Across the schools, there is a focus on connecting with other members of staff through coffee and cake breaks in the staff room, to sending thank you cards to each other. Small gestures such as an early leaving day where everyone is asked to leave the premises by 4pm instead of staying late or evenings where people are asked not to check their emails after 5pm can make a big difference in a person’s wellbeing. This helps to build that sense of community and the culture that taking care of your wellbeing is important and that is it okay not to be okay. Sue stresses that this openness needs to come from the senior leadership team as well to show that it is practised throughout the organisation.

How do you support the wellbeing of the DSL’s in your school?

This question was directed at Luke who explained that at St Benedict’s there is a team of safeguarding leads who all work together to keep children safe, this is important because this sense of team helps to disperse the work and means they can offer one another support.

Luke also schedules regular weekly supervision sessions with the team of DSLs to talk through issues that have occurred, how it affects them as well as the students. Incorporating this into your schedule is key as people know that there will be a place and time for them every week to discuss safeguarding issues and seek advice and support. The investment of time from a senior leader within the organisation is precious for all DSL’s which is why the sessions have been so well received.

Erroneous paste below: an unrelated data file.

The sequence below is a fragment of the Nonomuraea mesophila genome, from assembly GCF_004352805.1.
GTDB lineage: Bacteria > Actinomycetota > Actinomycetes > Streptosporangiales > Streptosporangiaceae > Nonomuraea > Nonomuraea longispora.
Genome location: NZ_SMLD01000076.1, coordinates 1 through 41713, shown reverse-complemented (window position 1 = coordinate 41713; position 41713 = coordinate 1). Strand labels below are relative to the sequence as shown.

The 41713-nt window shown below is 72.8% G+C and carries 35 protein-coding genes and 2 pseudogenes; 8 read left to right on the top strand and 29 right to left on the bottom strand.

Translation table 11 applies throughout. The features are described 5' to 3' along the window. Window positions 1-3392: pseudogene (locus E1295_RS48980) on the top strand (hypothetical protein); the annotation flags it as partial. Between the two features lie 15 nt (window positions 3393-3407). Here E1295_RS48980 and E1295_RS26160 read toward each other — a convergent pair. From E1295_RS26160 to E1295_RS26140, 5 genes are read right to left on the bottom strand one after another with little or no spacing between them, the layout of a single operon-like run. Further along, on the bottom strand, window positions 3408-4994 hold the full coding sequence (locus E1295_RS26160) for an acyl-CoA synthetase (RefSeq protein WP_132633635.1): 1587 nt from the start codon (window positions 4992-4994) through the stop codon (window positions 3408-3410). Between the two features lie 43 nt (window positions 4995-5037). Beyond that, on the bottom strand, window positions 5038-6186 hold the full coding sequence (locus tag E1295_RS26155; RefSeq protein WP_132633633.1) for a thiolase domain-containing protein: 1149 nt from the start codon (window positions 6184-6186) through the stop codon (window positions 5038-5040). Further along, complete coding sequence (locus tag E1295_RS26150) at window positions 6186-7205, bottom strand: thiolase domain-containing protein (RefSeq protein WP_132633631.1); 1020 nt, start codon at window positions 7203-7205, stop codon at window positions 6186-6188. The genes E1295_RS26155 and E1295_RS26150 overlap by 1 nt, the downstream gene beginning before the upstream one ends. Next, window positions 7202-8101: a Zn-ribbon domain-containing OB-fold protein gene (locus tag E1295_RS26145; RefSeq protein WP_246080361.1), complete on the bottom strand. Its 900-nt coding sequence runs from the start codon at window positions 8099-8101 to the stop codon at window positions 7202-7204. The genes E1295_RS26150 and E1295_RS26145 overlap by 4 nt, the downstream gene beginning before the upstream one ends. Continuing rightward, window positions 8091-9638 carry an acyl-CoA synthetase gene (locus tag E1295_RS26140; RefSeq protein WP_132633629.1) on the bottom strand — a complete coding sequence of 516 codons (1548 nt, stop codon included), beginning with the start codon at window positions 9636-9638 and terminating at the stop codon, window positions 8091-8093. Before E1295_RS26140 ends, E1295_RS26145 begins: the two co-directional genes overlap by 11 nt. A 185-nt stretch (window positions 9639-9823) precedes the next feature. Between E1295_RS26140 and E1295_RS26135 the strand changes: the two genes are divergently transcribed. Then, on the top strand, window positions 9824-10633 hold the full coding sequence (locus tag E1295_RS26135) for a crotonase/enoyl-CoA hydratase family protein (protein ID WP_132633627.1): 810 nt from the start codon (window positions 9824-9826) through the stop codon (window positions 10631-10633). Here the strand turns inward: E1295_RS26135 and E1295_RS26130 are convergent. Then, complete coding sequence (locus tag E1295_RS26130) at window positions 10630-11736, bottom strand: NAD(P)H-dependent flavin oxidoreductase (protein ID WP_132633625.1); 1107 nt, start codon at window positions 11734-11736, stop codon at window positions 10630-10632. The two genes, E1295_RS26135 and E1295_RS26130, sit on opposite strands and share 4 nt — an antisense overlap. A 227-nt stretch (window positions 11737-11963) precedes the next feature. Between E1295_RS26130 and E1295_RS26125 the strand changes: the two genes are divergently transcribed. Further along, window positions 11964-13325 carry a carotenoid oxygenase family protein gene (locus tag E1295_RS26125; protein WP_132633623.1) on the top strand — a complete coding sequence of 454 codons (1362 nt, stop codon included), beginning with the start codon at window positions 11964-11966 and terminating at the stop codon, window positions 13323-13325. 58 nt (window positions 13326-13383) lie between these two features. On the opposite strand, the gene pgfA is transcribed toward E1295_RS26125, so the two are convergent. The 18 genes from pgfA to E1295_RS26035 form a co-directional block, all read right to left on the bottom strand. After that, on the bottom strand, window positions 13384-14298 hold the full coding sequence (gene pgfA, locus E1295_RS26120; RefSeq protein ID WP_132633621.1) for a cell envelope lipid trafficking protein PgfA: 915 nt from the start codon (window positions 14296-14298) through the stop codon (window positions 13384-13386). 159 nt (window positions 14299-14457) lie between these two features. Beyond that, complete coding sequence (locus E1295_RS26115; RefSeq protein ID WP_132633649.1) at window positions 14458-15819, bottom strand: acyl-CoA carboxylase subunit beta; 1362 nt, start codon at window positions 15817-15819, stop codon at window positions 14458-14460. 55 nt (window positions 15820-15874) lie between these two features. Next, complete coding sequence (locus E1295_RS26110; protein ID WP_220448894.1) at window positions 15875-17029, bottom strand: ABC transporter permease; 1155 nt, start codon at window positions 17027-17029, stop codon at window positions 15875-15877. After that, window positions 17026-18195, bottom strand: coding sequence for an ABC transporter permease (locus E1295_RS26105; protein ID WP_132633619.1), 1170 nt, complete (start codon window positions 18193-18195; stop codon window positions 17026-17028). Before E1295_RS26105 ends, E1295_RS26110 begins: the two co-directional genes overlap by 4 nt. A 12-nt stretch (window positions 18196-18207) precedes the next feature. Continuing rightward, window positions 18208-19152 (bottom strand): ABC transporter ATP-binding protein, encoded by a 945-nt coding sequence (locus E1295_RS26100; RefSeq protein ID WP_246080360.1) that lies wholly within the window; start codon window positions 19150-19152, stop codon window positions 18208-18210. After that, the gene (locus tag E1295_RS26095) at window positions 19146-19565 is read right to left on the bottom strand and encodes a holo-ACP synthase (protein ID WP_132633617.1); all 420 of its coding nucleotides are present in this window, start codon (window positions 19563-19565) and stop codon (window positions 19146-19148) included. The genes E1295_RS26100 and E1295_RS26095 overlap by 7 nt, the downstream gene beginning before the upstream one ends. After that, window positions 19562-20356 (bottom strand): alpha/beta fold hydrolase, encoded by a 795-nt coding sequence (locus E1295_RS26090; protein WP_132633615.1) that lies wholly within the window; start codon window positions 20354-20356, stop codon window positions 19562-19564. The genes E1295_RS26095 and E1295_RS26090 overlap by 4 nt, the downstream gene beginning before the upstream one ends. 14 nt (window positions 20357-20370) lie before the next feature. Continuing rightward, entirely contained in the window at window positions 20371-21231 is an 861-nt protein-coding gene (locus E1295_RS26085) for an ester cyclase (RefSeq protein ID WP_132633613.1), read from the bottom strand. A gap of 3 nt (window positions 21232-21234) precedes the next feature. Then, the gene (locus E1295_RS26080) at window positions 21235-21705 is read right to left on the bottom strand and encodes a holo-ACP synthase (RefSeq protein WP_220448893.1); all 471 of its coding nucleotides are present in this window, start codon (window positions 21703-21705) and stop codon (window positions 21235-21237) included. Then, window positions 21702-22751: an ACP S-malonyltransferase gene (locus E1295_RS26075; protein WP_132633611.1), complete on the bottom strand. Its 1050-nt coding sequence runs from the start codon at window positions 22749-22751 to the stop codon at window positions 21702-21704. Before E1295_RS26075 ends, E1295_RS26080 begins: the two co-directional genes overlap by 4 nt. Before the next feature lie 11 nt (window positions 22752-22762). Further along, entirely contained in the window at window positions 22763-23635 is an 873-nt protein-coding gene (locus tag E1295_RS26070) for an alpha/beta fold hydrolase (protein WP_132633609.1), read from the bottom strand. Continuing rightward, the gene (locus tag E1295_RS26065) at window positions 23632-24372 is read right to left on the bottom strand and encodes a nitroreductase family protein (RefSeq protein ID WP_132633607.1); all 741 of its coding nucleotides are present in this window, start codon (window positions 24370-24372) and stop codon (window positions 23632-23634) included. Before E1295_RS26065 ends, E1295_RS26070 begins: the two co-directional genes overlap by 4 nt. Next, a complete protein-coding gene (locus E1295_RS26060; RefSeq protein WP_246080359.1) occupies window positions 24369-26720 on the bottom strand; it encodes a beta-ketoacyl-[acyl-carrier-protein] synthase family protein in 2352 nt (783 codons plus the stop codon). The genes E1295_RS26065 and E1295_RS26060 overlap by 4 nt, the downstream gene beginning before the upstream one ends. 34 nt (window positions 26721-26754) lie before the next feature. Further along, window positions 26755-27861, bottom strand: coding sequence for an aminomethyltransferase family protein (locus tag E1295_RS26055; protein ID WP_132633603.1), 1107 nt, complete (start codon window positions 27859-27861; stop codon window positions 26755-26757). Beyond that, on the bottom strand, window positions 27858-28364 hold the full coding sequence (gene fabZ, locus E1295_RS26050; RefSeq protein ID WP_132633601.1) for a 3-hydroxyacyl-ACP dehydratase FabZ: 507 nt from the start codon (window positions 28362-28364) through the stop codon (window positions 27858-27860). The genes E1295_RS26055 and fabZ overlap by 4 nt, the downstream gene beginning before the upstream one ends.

Luke’s last point is around safeguarding policies and procedures and the importance for all staff to be trained so everyone understands their roles and responsibilities as well as the procedures of reporting concerns. Clears lines of communication are also key so DSLs know they are not alone and will always have support for handling concerns and pastoral issues.

How do you manage wellbeing across a trust while supporting your own wellbeing?

The Arthur Terry Learning Trust Partnership is made up of 19 schools each with a lead DSL. Sue explains that each of these lead DSLs have experience in different sectors and issues that can be shared between the trust to help and support each other. No DSL is ever left alone in the school, the horizontal support within the trust is invaluable. This comes back to the importance of culture and sharing.